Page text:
It’s not that the future developer can’t understand it either way, but simply the reduced time to jump right to the matter at hand and focus in on the solution. As I said in the comment on the post, this particular example shows how to break up the various tasks of the activity of validating this Expense object, so that you can jump right to the validation issue that may be causing the problem. You don’t have to weed through a possibly very lengthy validate method, reading every single line until you find the one that might be at issue. Instead, you can read the descriptions of each validation step at the top (the pseudo code method names serve as descriptions) and thin pinpoint the validation step or steps that need a fix or expansion.

Taking the time to do this type of code refactoring at the point of original development, when you understand what is going on because you are fully involved in it, will save you and/or other future developers massive amounts of time and grief when readdressing the code months from now.

JVM Garbage Collection presentation from IBM
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The ServerSide has posted an interview with Dr. Holly Cummins from IBM who recently gave a presentation on Garbage Collection. She expresses her disagreement with some common beliefs about GC, and gives some recommendations for understanding your verbose GC and using it to tune the GC.

Some quotes from her presentation are highlighted below.

In response to the claim:

Garbage collection does work and causes pauses and the pauses prevent my application from doing work so the shorter the pause the better.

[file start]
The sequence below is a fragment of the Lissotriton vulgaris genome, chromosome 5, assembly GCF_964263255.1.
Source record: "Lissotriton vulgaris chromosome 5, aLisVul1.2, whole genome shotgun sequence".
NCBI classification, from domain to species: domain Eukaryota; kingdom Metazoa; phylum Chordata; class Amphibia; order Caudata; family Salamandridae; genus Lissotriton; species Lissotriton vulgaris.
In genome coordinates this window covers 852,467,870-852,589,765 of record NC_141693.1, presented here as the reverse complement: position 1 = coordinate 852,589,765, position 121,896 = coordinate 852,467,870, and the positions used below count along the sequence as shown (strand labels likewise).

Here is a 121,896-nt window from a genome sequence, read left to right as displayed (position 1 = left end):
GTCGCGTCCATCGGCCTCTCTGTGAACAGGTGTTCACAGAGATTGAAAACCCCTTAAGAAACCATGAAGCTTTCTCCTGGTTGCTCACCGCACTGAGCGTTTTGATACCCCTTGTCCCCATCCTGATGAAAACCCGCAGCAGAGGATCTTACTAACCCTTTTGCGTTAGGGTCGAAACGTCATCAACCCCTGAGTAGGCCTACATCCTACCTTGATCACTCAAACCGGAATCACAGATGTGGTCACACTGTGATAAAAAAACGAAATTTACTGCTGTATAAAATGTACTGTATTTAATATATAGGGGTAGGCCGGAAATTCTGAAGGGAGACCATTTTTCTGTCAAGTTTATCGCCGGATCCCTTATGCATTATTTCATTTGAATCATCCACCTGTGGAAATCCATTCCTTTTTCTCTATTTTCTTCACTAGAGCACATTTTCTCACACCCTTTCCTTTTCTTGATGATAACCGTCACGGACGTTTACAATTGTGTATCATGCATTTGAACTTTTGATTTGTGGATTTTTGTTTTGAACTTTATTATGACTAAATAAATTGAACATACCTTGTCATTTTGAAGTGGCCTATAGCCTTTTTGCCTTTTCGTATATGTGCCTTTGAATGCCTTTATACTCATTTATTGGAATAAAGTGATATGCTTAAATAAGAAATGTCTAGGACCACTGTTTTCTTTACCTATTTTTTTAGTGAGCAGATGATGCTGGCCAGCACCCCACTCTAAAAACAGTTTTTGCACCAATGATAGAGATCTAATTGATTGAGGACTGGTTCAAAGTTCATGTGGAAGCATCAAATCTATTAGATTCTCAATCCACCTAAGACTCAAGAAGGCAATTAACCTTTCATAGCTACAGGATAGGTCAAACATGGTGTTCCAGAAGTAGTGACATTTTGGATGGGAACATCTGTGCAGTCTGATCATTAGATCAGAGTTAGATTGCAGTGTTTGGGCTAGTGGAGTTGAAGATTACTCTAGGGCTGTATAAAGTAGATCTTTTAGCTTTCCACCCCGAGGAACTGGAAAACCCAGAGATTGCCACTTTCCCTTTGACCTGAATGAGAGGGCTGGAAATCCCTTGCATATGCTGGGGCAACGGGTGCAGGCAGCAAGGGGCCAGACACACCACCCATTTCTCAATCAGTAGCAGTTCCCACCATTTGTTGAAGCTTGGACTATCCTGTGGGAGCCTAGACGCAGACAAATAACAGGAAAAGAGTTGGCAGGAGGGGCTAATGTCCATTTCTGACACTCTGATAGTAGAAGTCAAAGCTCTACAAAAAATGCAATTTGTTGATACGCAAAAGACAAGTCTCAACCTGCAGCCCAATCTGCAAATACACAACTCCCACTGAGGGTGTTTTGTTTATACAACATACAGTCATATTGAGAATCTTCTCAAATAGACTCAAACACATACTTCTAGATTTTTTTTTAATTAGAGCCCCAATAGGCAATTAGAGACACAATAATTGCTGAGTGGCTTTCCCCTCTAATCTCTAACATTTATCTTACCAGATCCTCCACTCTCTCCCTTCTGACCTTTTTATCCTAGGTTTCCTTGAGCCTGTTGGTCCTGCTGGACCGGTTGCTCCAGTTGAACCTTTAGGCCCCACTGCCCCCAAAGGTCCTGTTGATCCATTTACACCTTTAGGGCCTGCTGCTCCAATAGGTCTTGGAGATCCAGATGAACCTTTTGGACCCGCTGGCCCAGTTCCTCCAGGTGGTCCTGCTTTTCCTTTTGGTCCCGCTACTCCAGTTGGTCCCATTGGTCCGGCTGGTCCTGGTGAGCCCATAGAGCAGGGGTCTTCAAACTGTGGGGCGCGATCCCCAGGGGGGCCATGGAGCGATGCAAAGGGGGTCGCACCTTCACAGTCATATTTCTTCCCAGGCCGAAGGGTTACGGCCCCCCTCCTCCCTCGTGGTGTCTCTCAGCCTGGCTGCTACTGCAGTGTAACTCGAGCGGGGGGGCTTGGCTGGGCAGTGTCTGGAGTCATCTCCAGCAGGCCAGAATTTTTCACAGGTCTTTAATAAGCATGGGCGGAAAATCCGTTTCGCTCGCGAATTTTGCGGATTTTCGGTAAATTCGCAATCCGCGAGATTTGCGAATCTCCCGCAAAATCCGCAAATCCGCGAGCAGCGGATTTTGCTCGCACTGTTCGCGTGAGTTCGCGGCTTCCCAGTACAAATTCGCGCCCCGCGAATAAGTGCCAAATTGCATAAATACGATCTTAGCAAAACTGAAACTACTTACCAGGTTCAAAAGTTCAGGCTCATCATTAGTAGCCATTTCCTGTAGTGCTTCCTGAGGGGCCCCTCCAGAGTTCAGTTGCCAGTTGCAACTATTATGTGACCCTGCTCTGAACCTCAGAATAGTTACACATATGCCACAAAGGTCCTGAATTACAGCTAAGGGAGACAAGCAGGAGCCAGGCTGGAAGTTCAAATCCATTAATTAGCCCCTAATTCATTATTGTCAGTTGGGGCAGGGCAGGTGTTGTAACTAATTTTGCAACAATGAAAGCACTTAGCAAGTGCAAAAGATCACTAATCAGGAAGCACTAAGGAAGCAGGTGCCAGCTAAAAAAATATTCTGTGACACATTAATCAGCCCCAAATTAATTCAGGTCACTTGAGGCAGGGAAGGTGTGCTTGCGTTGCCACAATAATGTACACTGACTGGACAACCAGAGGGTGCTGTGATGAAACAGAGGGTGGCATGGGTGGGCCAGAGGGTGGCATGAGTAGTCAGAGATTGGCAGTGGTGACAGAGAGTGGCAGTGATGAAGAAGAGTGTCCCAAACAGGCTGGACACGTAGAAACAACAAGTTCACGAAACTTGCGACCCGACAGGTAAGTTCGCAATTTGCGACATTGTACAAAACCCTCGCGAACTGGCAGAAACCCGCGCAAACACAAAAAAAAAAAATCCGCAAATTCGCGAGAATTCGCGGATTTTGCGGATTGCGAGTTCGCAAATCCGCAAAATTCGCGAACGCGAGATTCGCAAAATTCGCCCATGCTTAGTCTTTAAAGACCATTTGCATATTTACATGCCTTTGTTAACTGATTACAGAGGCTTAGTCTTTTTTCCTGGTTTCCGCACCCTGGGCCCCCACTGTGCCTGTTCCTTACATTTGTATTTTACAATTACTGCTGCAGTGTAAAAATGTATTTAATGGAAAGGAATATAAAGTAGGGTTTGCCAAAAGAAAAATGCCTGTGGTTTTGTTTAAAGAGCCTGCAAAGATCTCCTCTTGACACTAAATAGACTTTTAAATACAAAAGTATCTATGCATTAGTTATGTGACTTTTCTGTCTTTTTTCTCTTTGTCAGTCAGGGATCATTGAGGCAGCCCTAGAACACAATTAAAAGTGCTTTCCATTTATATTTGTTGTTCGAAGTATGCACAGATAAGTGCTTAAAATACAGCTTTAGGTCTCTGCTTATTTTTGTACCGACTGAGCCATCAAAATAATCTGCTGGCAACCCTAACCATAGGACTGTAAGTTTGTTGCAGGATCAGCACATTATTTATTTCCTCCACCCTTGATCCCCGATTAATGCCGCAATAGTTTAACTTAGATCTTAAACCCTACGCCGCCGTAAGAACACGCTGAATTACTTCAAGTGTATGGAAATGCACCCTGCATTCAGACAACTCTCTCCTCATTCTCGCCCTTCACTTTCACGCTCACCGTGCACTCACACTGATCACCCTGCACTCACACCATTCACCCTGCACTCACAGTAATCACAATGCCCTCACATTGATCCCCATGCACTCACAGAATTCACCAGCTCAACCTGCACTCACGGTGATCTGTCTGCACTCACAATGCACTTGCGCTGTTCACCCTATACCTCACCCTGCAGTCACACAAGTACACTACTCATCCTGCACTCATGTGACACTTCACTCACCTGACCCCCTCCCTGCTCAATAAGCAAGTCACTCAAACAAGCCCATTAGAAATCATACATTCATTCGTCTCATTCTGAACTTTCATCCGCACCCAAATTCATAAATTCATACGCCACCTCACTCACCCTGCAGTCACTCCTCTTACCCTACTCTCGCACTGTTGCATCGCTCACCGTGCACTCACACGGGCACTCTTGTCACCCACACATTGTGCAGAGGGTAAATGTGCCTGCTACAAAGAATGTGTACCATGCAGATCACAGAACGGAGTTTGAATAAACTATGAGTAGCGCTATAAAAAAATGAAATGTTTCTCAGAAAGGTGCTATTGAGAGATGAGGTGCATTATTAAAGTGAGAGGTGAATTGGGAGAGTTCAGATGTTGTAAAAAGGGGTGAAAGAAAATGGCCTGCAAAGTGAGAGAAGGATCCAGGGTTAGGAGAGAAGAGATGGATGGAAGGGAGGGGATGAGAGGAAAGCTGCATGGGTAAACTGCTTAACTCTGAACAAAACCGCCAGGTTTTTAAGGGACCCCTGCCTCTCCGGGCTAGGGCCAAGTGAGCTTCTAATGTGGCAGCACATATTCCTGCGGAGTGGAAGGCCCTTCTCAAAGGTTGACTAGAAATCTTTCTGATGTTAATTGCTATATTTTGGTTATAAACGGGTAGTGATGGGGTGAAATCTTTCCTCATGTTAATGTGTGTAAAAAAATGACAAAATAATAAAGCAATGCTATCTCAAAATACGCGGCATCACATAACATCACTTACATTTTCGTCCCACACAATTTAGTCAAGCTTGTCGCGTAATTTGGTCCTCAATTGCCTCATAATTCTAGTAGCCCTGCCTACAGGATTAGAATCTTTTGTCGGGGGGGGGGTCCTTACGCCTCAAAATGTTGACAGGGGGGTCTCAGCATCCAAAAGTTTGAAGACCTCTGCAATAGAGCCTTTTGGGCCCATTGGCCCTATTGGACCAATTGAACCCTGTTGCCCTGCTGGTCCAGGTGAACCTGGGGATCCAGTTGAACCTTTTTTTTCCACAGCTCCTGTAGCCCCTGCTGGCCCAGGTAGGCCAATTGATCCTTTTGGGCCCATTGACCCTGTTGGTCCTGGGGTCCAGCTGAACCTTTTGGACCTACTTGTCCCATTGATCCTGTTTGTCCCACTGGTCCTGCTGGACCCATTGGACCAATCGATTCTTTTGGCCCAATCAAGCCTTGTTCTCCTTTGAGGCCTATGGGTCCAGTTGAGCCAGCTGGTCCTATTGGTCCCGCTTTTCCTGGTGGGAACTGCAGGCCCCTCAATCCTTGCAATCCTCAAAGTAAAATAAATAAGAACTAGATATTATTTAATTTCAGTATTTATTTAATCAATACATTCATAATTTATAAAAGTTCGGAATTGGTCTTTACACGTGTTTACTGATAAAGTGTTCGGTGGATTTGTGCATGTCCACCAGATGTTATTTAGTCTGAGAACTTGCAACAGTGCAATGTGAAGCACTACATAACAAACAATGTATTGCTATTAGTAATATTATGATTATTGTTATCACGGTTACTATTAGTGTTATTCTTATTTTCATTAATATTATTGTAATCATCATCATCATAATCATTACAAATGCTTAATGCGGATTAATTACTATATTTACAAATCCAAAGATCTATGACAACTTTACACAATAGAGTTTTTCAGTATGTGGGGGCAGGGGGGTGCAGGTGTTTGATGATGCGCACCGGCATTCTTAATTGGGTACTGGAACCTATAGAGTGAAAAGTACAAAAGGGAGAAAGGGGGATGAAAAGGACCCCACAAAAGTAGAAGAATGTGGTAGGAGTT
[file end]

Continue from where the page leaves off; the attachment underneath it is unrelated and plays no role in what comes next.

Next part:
Dr. Cummins answers:

Not true! Even when a garbage collector spends a lot of time paused, application performance may be better.

Dr. Cummins also disagrees with the claim:

OK, I get that the application would go faster if I could tolerate long pauses, but response times are critical for my application so the shorter the pause times, the better off I will be”

She goes on to give some recommendations on adjusting heap size, choosing the right GC policy, and using a toolkit from IBM.

The slides are provided online in a PDF.

The video can be seen, along with accompanying discussion on the Server Side (once everyone gets over her appearance).

Focused Problem Solving
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My favorite web development company, 37 Signals, recently added a post by one of their team members, Jason. He discussed some of the decisions and process that went into a recent functionality addition to their product Highrise. They set out to provide import functionality that their customers were asking for, but in their pursuit of a solution they got off track due to thinking too large.

Sometimes development and design teams can think too small, and not see the forest through the trees, but at other times, and I see this a lot in the IT industry, development teams think way too big. They see a problem and instead of focusing on the important issue, they attempt to provide functionality just in case they might need it some time down the road. But just in case development is very costly, and from my experience, most times that “case” never actually occurs.

The point of Jason’s post is that in this instance, not only did they waste time, but they also didn’t even provide the needed functionality, because they lost focus on the particular problem that really needed the must urgent solution.

In Jason’s words:

…don’t lump a bunch of related small problems together—it just makes one big problem. One big problem requires one big solution, and big solutions take a long time (and often don’t go right). You’re better off chopping big lumps of problems into smaller chunks until you’re able to knock them off one at a time.

Read the entire post, “Design Decisions: Highrise import“.